Abstract and Introduction
Background: Pharmacotherapy for restless legs syndrome (RLS) may be ineffective or complicated by side effects. Uncontrolled series using pneumatic compression devices (PCDs) have been shown to reduce symptoms of RLS. We sought to assess the efficacy of PCDs as a nonpharmacologic treatment for RLS.
Methods: We performed a prospective, randomized, double-blinded, sham-controlled trial of individuals with RLS. Subjects wore a therapeutic or sham device prior to the usual onset of symptoms for a minimum of 1 h daily. Measures of severity of illness, quality of life, daytime sleepiness, and fatigue were compared at baseline and after 1 month of therapy.
Results: Thirty-five subjects were enrolled. Groups were similar at baseline. Therapeutic PCDs significantly improved all measured variables more than shams. Restless Legs Severity Score improved from 14.1 ± 3.9 to 8.4 ± 3.4 (p = 0.006) and Johns Hopkins Restless Legs Scale improved from 2.2 ± 0.5 to 1.2 ± 0.7 (p = 0.01). All quality of life domains improved more with therapeutic than sham devices (social function 14% vs 1%, respectively; p = 0.03; daytime function 21% vs 6%, respectively, p = 0.02; sleep quality 16% vs 8%, respectively, p = 0.05; emotional well-being 17% vs 10%, respectively, p = 0.15). Both Epworth sleepiness scale (6.5 ± 4.0 vs 11.3 ± 3.9, respectively, p = 0.04) and fatigue (4.1 ± 2.1 vs 6.9 ± 2.0, respectively, p = 0.01) improved more with therapeutic devices than sham devices. Complete relief occurred in one third of subjects using therapeutic and in no subjects using sham devices.
Conclusion: PCDs resulted in clinically significant improvements in symptoms of RLS in comparison to the use of sham devices and may be an effective adjunctive or alternative therapy for RLS.
Trial Registration: Clinicaltrials.gov Identifier: NCT00479531
Restless legs syndrome (RLS) is a common sensorimotor disorder manifested by unpleasant sensations in the limbs that occur at rest and produce an irresistible urge to move.[1,2,3,4,5,6,7,8] These sensations frequently produce discomfort and may cause significant impairments in quality of life.[2,3,4,7,8,9] RLS symptoms commonly delay sleep onset or disrupt sleep continuity, leading to excessive daytime sleepiness (EDS), fatigue, mood changes, social withdrawal,[2,3,4,5,6,7,8,9] eroding daytime function and sense of well-being.[4,5,6,7,8,9,10,11,12]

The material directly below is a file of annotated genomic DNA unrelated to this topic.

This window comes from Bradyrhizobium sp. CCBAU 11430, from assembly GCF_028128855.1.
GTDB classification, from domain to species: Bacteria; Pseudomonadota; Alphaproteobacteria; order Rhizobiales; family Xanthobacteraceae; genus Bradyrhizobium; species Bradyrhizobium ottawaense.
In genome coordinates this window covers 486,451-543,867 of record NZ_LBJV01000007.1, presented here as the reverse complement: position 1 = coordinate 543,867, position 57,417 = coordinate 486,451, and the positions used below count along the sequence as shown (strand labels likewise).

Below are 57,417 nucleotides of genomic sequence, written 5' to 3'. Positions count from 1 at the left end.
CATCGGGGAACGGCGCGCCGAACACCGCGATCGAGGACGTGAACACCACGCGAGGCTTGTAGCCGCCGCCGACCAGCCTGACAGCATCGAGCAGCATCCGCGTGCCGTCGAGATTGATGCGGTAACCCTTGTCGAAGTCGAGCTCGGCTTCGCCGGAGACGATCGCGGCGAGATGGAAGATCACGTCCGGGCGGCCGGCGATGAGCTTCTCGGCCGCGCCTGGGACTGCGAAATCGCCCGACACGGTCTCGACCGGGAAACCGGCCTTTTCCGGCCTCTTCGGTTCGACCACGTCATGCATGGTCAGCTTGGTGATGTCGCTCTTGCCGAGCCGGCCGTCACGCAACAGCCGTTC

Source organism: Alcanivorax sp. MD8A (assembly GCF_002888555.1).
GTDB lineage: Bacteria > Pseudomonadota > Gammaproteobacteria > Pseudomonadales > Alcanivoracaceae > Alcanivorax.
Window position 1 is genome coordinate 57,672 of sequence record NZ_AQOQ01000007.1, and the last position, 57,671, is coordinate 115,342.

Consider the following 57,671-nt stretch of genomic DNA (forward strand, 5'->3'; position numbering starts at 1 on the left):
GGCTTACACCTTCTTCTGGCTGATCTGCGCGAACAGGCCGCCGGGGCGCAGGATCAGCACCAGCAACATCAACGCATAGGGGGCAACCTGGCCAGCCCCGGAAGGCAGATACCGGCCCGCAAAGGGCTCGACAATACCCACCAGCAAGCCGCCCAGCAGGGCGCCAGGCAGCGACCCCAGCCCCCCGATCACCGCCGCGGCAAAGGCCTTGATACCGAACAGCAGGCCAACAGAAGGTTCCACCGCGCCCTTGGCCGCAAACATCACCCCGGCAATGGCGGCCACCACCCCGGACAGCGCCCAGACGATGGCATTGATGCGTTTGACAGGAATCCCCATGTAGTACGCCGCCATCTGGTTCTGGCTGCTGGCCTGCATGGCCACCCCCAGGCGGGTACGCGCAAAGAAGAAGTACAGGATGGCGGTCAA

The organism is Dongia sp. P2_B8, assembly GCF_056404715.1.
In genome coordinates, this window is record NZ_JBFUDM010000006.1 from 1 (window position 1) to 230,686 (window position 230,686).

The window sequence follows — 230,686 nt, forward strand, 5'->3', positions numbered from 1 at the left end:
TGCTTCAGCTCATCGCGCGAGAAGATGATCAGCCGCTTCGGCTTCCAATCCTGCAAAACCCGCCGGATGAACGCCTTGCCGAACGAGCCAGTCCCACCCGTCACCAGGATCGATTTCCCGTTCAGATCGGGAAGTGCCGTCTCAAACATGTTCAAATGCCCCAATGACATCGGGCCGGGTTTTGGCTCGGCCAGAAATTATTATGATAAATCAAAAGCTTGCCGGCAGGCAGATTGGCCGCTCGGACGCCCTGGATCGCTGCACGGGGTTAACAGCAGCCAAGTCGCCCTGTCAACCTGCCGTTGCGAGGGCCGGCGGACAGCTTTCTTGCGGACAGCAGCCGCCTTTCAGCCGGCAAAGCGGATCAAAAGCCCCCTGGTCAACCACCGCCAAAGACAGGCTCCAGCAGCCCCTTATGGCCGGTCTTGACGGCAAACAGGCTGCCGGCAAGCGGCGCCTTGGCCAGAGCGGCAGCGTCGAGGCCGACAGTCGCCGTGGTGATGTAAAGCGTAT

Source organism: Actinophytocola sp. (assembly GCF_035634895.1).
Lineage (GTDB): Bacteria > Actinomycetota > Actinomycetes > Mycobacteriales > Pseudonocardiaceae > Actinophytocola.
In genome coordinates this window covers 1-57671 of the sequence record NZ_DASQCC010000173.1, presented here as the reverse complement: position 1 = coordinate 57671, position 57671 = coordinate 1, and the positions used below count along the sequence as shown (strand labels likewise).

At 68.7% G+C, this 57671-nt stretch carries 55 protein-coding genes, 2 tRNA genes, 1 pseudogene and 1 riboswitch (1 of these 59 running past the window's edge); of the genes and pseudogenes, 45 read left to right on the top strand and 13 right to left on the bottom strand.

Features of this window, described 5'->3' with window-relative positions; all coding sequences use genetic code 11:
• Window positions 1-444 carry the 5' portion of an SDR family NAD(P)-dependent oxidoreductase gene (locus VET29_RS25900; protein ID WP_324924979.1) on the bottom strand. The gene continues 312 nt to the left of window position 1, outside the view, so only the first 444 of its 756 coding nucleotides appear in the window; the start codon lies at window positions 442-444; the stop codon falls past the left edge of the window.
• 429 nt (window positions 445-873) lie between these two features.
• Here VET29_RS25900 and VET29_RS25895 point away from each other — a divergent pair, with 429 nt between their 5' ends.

It is estimated that 10% of adults have RLS, with women affected twice as often as men.[2,4,5,6,7,8,9,10] Symptoms can occur at any age, and 12% of patients develop RLS before age 10.[3,7] Prevalence rises with increasing age and may affect 29% of subjects > 50 years old and 44% > 65 years old.[9,11]
Pharmacologic agents used in RLS include dopamine agonists, benzodiazepines, opioids, and anti-epileptics. However, success rates are highly variable, and all of these drugs can cause intolerable side effects.[7,9,12,13,14,15,16,17,18,19,20,21,22,23,24,25] Iron administration has been shown to improve or resolve symptoms of RLS.[24,25] However, iron therapy is not universally successful, and recurrences of symptoms may occur despite the achievement of elevated ferritin levels.[8,24,25] In view of the variable success rates and potential for side-effects, a reliable nonpharmacologic option would have advantages over current medical therapies.
Prior experience has shown that pneumatic compressive devices (PCDs) may improve symptoms associated with RLS. In a pilot study of nine patients with moderate to severe RLS, we found that PCDs improved symptoms in all patients. Complete resolution of symptoms occurred in one third of subjects, and partial relief occurred in two thirds. No patients reported lack of response or worsening of their RLS symptoms.
We sought to validate the findings of our prior pilot study in a prospective, randomized, sham-controlled trial. We hypothesized that PCDs can effectively reduce the severity of RLS, improve sleep, decrease EDS, and improve quality of life measures.
The opinions expressed herein are those of the authors and should not to be construed as official or as reflecting the policies of either the Department of the Army or the Department of Defense.
CHEST. 2009;135(1):74-80. © 2009 American College of Chest Physicians